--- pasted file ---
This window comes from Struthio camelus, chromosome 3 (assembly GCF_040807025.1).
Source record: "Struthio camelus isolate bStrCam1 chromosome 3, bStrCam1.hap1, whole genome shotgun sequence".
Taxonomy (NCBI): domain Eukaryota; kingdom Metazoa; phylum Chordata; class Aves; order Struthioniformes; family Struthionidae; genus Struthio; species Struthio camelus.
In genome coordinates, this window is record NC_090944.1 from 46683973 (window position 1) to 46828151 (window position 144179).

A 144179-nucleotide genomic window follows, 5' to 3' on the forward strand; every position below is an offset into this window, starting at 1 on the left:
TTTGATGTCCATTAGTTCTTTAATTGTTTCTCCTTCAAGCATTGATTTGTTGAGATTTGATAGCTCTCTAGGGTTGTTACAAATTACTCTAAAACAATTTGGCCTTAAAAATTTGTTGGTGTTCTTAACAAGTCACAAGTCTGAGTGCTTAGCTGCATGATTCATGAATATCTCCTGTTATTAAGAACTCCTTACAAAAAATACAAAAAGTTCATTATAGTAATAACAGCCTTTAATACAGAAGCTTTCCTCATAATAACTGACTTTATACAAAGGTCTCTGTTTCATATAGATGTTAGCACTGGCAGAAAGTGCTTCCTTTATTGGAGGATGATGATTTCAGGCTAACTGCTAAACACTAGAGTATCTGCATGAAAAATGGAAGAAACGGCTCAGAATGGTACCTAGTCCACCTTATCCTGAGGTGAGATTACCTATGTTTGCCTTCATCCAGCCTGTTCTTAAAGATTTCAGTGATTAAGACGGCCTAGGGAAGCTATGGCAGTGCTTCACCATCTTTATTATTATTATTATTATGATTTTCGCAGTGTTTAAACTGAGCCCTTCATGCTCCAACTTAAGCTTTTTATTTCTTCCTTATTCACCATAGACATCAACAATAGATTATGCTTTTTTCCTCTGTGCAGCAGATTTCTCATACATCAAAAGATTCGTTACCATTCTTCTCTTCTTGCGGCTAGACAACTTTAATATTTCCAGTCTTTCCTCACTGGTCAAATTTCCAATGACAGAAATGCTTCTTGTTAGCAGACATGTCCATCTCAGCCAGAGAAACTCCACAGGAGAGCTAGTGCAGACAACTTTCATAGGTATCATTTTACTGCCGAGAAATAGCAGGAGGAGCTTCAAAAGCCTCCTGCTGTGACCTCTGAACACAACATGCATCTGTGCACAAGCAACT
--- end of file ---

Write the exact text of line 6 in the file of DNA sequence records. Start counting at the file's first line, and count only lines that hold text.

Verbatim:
TTTGATGTCCATTAGTTCTTTAATTGTTTCTCCTTCAAGCATTGATTTGTTGAGATTTGATAGCTCTCTAGGGTTGTTACAAATTACTCTAAAACAATTTGGCCTTAAAAATTTGTTGGTGTTCTTAACAAGTCACAAGTCTGAGTGCTTAGCTGCATGATTCATGAATATCTCCTGTTATTAAGAACTCCTTACAAAAAATACAAAAAGTTCATTATAGTAATAACAGCCTTTAATACAGAAGCTTTCCTCATAATAACTGACTTTATACAAAGGTCTCTGTTTCATATAGATGTTAGCACTGGCAGAAAGTGCTTCCTTTATTGGAGGATGATGATTTCAGGCTAACTGCTAAACACTAGAGTATCTGCATGAAAAATGGAAGAAACGGCTCAGAATGGTACCTAGTCCACCTTATCCTGAGGTGAGATTACCTATGTTTGCCTTCATCCAGCCTGTTCTTAAAGATTTCAGTGATTAAGACGGCCTAGGGAAGCTATGGCAGTGCTTCACCATCTTTATTATTATTATTATTATGATTTTCGCAGTGTTTAAACTGAGCCCTTCATGCTCCAACTTAAGCTTTTTATTTCTTCCTTATTCACCATAGACATCAACAATAGATTATGCTTTTTTCCTCTGTGCAGCAGATTTCTCATACATCAAAAGATTCGTTACCATTCTTCTCTTCTTGCGGCTAGACAACTTTAATATTTCCAGTCTTTCCTCACTGGTCAAATTTCCAATGACAGAAATGCTTCTTGTTAGCAGACATGTCCATCTCAGCCAGAGAAACTCCACAGGAGAGCTAGTGCAGACAACTTTCATAGGTATCATTTTACTGCCGAGAAATAGCAGGAGGAGCTTCAAAAGCCTCCTGCTGTGACCTCTGAACACAACATGCATCTGTGCACAAGCAACT